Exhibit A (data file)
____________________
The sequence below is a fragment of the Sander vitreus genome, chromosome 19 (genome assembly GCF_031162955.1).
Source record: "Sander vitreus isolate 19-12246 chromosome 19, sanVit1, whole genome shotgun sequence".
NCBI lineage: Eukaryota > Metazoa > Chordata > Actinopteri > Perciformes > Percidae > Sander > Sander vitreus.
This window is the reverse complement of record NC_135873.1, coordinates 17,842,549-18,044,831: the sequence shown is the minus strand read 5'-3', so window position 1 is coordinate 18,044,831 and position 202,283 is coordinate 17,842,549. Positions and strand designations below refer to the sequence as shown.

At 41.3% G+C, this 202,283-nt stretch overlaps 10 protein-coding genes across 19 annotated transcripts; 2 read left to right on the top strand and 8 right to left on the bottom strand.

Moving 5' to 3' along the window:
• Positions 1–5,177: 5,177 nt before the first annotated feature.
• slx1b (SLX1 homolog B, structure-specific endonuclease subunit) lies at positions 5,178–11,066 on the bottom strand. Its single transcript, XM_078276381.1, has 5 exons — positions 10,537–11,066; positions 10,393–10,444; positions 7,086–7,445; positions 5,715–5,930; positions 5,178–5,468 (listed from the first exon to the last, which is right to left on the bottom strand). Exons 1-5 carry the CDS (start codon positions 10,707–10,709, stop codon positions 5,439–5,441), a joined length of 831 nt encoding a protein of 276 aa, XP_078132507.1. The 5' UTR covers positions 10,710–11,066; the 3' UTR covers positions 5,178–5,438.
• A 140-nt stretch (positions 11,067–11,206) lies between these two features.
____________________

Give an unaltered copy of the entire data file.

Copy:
The sequence below is a fragment of the Sander vitreus genome, chromosome 19 (genome assembly GCF_031162955.1).
Source record: "Sander vitreus isolate 19-12246 chromosome 19, sanVit1, whole genome shotgun sequence".
NCBI lineage: Eukaryota > Metazoa > Chordata > Actinopteri > Perciformes > Percidae > Sander > Sander vitreus.
This window is the reverse complement of record NC_135873.1, coordinates 17,842,549-18,044,831: the sequence shown is the minus strand read 5'-3', so window position 1 is coordinate 18,044,831 and position 202,283 is coordinate 17,842,549. Positions and strand designations below refer to the sequence as shown.

At 41.3% G+C, this 202,283-nt stretch overlaps 10 protein-coding genes across 19 annotated transcripts; 2 read left to right on the top strand and 8 right to left on the bottom strand.

Moving 5' to 3' along the window:
• Positions 1–5,177: 5,177 nt before the first annotated feature.
• slx1b (SLX1 homolog B, structure-specific endonuclease subunit) lies at positions 5,178–11,066 on the bottom strand. Its single transcript, XM_078276381.1, has 5 exons — positions 10,537–11,066; positions 10,393–10,444; positions 7,086–7,445; positions 5,715–5,930; positions 5,178–5,468 (listed from the first exon to the last, which is right to left on the bottom strand). Exons 1-5 carry the CDS (start codon positions 10,707–10,709, stop codon positions 5,439–5,441), a joined length of 831 nt encoding a protein of 276 aa, XP_078132507.1. The 5' UTR covers positions 10,710–11,066; the 3' UTR covers positions 5,178–5,438.
• A 140-nt stretch (positions 11,067–11,206) lies between these two features.